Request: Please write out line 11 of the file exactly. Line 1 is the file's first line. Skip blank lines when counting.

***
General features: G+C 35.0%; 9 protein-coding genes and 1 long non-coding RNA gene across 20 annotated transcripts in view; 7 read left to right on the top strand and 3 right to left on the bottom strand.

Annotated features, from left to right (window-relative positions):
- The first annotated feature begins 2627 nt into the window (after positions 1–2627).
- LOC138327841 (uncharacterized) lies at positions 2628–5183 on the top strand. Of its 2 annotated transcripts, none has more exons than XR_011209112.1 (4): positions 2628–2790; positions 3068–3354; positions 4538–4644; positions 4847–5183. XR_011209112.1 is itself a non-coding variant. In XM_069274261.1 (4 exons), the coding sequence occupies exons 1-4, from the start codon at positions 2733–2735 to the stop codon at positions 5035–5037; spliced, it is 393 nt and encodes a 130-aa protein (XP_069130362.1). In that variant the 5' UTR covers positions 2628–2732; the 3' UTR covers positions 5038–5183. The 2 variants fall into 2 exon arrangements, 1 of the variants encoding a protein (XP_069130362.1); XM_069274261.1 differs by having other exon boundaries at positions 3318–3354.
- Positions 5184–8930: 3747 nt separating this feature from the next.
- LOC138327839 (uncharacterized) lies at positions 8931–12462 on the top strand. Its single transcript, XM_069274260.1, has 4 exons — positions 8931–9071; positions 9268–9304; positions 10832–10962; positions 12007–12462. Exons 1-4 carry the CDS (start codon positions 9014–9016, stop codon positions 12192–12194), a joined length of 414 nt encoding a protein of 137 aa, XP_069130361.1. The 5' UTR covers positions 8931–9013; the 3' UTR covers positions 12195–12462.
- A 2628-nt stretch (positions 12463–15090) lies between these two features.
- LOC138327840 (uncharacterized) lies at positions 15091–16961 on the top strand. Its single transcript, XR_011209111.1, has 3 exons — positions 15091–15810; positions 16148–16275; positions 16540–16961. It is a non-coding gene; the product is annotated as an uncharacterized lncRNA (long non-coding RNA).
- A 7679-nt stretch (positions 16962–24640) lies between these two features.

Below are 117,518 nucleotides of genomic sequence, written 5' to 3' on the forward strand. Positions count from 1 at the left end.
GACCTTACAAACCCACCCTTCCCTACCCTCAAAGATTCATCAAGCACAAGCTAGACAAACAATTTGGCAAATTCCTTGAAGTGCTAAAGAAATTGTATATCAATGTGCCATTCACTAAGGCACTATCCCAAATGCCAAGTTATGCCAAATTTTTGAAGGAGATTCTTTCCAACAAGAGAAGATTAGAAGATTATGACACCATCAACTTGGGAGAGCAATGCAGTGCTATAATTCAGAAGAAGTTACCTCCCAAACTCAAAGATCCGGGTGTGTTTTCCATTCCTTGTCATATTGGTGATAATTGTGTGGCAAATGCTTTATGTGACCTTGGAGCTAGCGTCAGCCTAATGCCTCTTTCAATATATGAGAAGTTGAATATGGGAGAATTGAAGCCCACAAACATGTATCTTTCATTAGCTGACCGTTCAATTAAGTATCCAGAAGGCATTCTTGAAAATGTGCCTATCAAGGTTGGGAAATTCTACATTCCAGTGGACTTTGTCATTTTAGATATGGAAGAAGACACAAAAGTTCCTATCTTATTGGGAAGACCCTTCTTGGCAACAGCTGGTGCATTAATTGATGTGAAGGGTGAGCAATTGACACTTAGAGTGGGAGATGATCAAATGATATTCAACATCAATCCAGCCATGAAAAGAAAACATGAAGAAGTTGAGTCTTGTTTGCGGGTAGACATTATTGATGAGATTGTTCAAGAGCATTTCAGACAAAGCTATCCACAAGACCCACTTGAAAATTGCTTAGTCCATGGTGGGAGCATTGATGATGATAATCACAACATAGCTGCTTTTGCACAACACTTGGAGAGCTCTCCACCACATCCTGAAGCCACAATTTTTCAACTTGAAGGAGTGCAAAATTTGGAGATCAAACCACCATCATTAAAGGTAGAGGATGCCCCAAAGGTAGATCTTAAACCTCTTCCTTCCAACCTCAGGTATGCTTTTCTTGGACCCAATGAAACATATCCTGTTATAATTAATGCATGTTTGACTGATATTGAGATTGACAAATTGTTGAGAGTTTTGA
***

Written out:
GACCTTACAAACCCACCCTTCCCTACCCTCAAAGATTCATCAAGCACAAGCTAGACAAACAATTTGGCAAATTCCTTGAAGTGCTAAAGAAATTGTATATCAATGTGCCATTCACTAAGGCACTATCCCAAATGCCAAGTTATGCCAAATTTTTGAAGGAGATTCTTTCCAACAAGAGAAGATTAGAAGATTATGACACCATCAACTTGGGAGAGCAATGCAGTGCTATAATTCAGAAGAAGTTACCTCCCAAACTCAAAGATCCGGGTGTGTTTTCCATTCCTTGTCATATTGGTGATAATTGTGTGGCAAATGCTTTATGTGACCTTGGAGCTAGCGTCAGCCTAATGCCTCTTTCAATATATGAGAAGTTGAATATGGGAGAATTGAAGCCCACAAACATGTATCTTTCATTAGCTGACCGTTCAATTAAGTATCCAGAAGGCATTCTTGAAAATGTGCCTATCAAGGTTGGGAAATTCTACATTCCAGTGGACTTTGTCATTTTAGATATGGAAGAAGACACAAAAGTTCCTATCTTATTGGGAAGACCCTTCTTGGCAACAGCTGGTGCATTAATTGATGTGAAGGGTGAGCAATTGACACTTAGAGTGGGAGATGATCAAATGATATTCAACATCAATCCAGCCATGAAAAGAAAACATGAAGAAGTTGAGTCTTGTTTGCGGGTAGACATTATTGATGAGATTGTTCAAGAGCATTTCAGACAAAGCTATCCACAAGACCCACTTGAAAATTGCTTAGTCCATGGTGGGAGCATTGATGATGATAATCACAACATAGCTGCTTTTGCACAACACTTGGAGAGCTCTCCACCACATCCTGAAGCCACAATTTTTCAACTTGAAGGAGTGCAAAATTTGGAGATCAAACCACCATCATTAAAGGTAGAGGATGCCCCAAAGGTAGATCTTAAACCTCTTCCTTCCAACCTCAGGTATGCTTTTCTTGGACCCAATGAAACATATCCTGTTATAATTAATGCATGTTTGACTGATATTGAGATTGACAAATTGTTGAGAGTTTTGA